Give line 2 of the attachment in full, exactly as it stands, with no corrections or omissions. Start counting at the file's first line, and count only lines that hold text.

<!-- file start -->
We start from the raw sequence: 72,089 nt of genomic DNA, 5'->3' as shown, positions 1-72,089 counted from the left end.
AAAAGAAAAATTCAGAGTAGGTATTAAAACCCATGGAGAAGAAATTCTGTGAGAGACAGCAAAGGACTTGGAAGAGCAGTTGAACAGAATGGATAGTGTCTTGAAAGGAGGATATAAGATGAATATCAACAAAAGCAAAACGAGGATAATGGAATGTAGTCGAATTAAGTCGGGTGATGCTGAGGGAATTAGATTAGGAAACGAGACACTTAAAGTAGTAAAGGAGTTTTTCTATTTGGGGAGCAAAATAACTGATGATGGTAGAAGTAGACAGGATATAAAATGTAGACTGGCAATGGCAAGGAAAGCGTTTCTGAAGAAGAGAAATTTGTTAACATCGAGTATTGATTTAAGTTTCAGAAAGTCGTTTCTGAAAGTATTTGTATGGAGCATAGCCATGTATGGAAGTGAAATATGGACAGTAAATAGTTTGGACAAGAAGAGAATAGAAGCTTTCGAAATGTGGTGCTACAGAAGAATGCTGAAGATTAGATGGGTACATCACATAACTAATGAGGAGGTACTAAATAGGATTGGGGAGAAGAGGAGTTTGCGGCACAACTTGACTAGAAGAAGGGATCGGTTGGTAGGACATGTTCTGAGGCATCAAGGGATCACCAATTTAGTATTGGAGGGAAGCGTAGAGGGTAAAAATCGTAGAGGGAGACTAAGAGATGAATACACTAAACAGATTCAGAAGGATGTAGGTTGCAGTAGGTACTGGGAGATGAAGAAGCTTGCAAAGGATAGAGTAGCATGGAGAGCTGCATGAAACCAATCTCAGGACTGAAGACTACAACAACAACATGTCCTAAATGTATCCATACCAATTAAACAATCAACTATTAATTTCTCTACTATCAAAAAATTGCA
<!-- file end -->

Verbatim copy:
AAAAGAAAAATTCAGAGTAGGTATTAAAACCCATGGAGAAGAAATTCTGTGAGAGACAGCAAAGGACTTGGAAGAGCAGTTGAACAGAATGGATAGTGTCTTGAAAGGAGGATATAAGATGAATATCAACAAAAGCAAAACGAGGATAATGGAATGTAGTCGAATTAAGTCGGGTGATGCTGAGGGAATTAGATTAGGAAACGAGACACTTAAAGTAGTAAAGGAGTTTTTCTATTTGGGGAGCAAAATAACTGATGATGGTAGAAGTAGACAGGATATAAAATGTAGACTGGCAATGGCAAGGAAAGCGTTTCTGAAGAAGAGAAATTTGTTAACATCGAGTATTGATTTAAGTTTCAGAAAGTCGTTTCTGAAAGTATTTGTATGGAGCATAGCCATGTATGGAAGTGAAATATGGACAGTAAATAGTTTGGACAAGAAGAGAATAGAAGCTTTCGAAATGTGGTGCTACAGAAGAATGCTGAAGATTAGATGGGTACATCACATAACTAATGAGGAGGTACTAAATAGGATTGGGGAGAAGAGGAGTTTGCGGCACAACTTGACTAGAAGAAGGGATCGGTTGGTAGGACATGTTCTGAGGCATCAAGGGATCACCAATTTAGTATTGGAGGGAAGCGTAGAGGGTAAAAATCGTAGAGGGAGACTAAGAGATGAATACACTAAACAGATTCAGAAGGATGTAGGTTGCAGTAGGTACTGGGAGATGAAGAAGCTTGCAAAGGATAGAGTAGCATGGAGAGCTGCATGAAACCAATCTCAGGACTGAAGACTACAACAACAACATGTCCTAAATGTATCCATACCAATTAAACAATCAACTATTAATTTCTCTACTATCAAAAAATTGCA